Tuesday, March 19, 2013

9 AM


So, this morning was like any other morning right up until it wasn't anymore.

Up at 5:30. Normal. Trouble getting Maya to stay awake to eat her cereal. Normal. Go to check on Maya to see if she's dressed, only to find that she's gone back to bed. You got it. Normal.

Things didn't get weird until about 8:30 this morning, when I needed a bottle of wine  in a big hurry.

On the way to school, I saw a Facebook alert that my friend Sam's birthday is today, which led me to shout, "Crap," for about the fifth time that morning. I'd been really proud of myself for remembering to pick up a nice bottle of wine for another colleague's birthday,  but didn't realize that Sam, who is also a colleague on the same team had her birthday as well. Confused? YEAH! ME TOO!

To make it worse, Sam is a smart cookie who knows the difference between a bottle of bottom shelf crap we bummed from someone's emergency stash (which probably doesn't exist because it's a school), and wine that is worthy of gifting.

Luckily, colleague number three, Troy, assured me that, Jumbo, our nearest big supermarket, opens at 8AM every morning. I have a free period at that time, so problem solved, right? HAH!

Let me preface this by saying that what I'm about to write is not a slam against Chile. Every metropolitan area, from downtown to the burbs, has a certain time every morning when everyone who could potentially piss me off, cut me off, or just generally not get the fuck out of my way, feels compelled to get in their cars, vans, and busses, and hunt me down. Stray dogs feel compelled to lie down in the road in front of my car. People cross the street slowly in front of me, intently focused on texting, kind of like the Walking Dead, but with wifi. Seriously, the five minute drive down the hill to the grocery store couldn't have been more challenging if zombies had formed a line in front of my Hyundai and thrown puppies at my windshield while I tried to bat them away with the windshield wipers.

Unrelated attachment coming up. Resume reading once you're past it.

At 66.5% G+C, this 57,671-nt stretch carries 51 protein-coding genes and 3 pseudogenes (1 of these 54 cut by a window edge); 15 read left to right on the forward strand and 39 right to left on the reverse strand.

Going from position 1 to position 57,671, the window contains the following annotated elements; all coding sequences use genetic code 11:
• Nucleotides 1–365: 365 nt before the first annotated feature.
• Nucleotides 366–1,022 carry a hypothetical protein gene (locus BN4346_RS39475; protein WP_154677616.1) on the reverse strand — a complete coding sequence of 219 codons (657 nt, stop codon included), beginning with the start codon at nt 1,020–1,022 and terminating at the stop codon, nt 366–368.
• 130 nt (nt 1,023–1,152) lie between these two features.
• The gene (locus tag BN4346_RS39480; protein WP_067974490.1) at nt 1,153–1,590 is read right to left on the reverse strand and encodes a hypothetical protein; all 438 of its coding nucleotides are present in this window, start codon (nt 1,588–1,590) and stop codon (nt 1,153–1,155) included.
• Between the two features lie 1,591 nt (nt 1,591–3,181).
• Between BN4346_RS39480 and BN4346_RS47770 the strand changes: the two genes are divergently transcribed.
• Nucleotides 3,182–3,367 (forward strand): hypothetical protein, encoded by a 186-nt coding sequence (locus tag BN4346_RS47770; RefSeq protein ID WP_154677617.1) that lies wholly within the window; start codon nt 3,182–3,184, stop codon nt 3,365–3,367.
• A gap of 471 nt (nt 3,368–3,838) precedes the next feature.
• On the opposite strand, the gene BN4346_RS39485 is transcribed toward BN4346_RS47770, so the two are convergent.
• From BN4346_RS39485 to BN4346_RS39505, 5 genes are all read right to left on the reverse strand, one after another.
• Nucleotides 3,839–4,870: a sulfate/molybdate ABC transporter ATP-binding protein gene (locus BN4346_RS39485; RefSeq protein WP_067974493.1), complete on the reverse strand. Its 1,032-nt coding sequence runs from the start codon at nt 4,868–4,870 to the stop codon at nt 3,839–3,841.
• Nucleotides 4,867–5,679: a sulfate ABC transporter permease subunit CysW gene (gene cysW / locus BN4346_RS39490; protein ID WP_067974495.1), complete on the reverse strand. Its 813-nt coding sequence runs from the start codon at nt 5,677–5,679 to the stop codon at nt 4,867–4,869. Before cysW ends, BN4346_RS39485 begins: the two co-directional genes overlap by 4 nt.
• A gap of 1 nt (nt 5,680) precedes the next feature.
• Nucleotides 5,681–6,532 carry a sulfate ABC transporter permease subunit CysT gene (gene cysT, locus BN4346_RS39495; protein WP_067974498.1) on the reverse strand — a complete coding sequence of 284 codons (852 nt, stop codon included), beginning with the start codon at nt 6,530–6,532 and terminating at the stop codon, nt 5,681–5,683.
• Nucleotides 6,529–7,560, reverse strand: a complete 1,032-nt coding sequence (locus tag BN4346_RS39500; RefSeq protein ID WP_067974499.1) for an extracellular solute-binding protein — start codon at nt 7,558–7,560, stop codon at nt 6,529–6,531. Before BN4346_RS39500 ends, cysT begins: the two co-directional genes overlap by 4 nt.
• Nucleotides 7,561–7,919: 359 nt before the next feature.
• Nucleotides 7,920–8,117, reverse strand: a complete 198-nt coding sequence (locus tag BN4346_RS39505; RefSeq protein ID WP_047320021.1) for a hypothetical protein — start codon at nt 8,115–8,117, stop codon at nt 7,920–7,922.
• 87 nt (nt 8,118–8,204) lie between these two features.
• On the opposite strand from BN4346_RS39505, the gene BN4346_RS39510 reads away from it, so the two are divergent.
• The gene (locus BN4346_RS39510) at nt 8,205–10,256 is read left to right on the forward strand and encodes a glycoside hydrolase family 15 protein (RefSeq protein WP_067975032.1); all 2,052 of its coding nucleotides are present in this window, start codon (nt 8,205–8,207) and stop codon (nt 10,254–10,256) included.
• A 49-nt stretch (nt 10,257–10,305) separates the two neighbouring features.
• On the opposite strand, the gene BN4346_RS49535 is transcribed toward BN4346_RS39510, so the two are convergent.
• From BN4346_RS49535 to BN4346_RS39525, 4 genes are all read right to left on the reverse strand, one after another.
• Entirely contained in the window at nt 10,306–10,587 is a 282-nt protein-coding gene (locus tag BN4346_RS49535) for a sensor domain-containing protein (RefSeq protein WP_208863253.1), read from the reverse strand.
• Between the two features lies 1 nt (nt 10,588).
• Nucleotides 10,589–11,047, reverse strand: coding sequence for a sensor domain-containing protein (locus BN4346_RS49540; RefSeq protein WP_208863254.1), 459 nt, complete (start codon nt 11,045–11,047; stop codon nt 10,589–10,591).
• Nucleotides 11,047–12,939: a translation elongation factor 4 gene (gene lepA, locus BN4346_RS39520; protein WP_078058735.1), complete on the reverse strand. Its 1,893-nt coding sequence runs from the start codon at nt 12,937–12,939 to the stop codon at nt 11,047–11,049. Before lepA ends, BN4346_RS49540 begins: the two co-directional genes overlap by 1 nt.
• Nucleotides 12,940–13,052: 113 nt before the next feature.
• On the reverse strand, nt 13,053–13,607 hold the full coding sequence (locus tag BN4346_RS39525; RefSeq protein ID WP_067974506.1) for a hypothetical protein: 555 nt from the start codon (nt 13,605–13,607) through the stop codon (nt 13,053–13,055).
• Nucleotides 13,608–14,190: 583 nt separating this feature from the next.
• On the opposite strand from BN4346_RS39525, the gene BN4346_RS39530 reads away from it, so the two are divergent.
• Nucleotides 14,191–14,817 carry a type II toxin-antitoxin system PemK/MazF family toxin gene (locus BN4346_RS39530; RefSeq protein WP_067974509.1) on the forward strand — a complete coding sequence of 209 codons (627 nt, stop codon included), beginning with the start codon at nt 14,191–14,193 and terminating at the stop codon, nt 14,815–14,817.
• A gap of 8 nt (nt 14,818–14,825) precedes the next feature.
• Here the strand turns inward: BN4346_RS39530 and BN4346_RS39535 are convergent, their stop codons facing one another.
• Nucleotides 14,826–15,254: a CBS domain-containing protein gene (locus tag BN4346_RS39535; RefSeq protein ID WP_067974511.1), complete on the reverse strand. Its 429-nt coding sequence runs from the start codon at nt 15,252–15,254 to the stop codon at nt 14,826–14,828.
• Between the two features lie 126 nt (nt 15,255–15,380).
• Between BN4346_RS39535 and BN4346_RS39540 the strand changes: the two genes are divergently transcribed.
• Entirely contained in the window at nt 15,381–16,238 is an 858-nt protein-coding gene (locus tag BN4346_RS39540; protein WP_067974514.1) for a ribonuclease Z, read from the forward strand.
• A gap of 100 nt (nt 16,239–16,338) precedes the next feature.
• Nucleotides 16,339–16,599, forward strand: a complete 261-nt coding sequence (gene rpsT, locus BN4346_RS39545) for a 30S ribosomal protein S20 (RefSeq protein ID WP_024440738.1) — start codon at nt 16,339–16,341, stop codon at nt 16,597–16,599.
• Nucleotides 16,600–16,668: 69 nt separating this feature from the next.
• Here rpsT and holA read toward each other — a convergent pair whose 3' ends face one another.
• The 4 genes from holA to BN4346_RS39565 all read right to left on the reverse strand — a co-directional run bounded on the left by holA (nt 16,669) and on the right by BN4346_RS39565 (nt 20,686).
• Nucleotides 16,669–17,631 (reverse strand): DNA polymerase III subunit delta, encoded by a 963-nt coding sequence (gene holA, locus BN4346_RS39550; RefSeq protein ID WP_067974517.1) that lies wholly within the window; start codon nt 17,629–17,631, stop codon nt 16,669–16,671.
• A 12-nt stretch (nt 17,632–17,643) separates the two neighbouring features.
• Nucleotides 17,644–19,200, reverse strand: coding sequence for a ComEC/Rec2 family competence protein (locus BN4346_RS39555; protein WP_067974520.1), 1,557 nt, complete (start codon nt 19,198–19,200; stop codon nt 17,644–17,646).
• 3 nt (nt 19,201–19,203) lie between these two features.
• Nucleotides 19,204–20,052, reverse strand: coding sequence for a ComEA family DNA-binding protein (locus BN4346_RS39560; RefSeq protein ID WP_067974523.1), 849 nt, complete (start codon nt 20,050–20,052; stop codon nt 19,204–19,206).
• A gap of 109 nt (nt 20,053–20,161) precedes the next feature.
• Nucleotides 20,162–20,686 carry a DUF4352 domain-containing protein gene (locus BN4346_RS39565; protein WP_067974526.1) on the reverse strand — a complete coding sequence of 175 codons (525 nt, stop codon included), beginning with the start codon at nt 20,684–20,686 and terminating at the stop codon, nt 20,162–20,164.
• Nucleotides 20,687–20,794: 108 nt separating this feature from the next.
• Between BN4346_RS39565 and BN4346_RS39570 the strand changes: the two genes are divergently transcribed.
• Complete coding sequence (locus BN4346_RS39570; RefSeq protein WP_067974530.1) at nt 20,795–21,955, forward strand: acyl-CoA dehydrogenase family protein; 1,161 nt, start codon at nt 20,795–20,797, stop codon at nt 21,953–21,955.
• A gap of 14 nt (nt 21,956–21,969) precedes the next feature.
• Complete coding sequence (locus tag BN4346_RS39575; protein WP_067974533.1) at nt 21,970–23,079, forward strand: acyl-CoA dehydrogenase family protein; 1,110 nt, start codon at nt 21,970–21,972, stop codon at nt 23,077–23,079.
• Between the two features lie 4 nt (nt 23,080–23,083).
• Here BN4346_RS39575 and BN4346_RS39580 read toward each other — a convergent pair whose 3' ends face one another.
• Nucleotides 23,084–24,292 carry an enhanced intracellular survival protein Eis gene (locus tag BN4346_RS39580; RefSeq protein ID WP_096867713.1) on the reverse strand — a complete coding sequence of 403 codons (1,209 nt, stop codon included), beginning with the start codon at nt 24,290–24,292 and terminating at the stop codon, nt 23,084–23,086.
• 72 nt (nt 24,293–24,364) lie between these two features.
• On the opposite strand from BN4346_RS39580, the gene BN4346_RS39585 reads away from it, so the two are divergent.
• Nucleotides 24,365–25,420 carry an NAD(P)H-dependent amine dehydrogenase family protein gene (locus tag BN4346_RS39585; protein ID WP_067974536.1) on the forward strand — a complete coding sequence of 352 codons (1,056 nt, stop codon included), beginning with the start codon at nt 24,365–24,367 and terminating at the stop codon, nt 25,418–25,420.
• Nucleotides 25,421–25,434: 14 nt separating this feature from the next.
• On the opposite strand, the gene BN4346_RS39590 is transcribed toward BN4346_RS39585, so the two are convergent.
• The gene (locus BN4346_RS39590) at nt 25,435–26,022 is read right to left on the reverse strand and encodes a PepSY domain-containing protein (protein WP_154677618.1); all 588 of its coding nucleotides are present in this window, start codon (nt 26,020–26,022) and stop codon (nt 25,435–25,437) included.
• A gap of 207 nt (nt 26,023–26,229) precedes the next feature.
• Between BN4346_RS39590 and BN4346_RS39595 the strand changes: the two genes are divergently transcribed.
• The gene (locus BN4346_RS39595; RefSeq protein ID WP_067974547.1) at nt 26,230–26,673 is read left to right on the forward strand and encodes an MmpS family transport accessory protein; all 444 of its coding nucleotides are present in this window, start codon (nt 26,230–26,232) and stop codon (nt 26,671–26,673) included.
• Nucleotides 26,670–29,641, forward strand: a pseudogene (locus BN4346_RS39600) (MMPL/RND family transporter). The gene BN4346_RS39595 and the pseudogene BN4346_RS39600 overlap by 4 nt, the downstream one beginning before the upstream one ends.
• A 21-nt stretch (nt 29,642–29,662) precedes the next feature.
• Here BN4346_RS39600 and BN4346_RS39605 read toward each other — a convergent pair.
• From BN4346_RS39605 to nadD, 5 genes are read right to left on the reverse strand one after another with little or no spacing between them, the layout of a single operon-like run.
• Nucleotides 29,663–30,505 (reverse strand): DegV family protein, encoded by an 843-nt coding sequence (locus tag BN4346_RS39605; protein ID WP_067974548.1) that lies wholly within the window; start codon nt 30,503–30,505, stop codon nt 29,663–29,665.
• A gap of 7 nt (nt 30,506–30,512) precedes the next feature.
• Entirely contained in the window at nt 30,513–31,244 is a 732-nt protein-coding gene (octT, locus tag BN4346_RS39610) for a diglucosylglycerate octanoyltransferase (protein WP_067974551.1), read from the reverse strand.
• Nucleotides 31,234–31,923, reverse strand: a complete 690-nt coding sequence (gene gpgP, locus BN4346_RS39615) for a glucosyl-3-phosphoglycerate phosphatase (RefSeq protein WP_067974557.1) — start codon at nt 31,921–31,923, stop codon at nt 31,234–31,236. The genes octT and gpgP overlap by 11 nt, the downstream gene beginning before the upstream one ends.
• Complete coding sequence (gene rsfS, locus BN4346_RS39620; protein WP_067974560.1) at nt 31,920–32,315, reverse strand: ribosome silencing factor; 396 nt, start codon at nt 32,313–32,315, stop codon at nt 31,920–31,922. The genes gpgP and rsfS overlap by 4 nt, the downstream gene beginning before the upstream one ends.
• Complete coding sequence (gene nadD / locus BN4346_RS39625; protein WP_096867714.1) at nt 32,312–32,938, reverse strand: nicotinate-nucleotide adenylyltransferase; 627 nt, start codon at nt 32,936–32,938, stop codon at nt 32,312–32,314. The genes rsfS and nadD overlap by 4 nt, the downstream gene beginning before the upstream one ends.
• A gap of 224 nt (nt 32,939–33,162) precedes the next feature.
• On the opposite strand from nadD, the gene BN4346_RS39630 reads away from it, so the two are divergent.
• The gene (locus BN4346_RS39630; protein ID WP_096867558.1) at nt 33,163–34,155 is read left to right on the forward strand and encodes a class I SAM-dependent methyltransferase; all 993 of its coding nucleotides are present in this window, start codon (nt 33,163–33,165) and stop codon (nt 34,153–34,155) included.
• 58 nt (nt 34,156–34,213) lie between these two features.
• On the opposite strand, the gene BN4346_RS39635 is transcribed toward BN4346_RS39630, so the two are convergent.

Okay, so I get to the store, fly through the place, find a bottle of wine from a winery I know and love, which isn't exactly challenging here. Interpret that as you will.

I get the register, where the clerk rings up my peripheral birthday-related purchases. When she gets to the wine, it makes the register shriek, and I honestly don't understand why. Neither does she, until she reads whatever her monitor says. She looks at her watch and says, "You can't buy alcohol until 9AM." (By the way, this conversation is in Spanish, for all of you who thought maybe I lapsed into some alternate, English-speaking Chile.)

Still confused, I offered, "But it's a gift."

She smiled and shrugged her shoulders, "It won't ring up until 9."

I peeked at her watch. It was 8:34.

"So," I asked, "does that mean it would be bad for me to start drinking at 8:34 in the morning?"

She grinned, "Yes, I think that would be bad."

"But in 26 minutes, it will be fine?"

And then she delivered the best line of the morning. "You could come back then." I'm not sure she was trying to be funny, but it cracked me up.

So, just to be clear, our lesson for today is as follows.

Drinking at 8:30AM? Bad.
Drinking at 9:00AM? Good.

Happy Birthday, Sam. I did manage to go back for your wine. I'll bring it in the morning, but paws off until 9. Got it?

Tuesday, February 26, 2013

Christina and the Terrible, Horrible, No Good, Very Bad Day

I should have known that nothing good could come from getting out of bed today when I almost died putting on my Spanx. Okay, so it was really a Chilean off-brand Spanx-type garment, but I still almost died.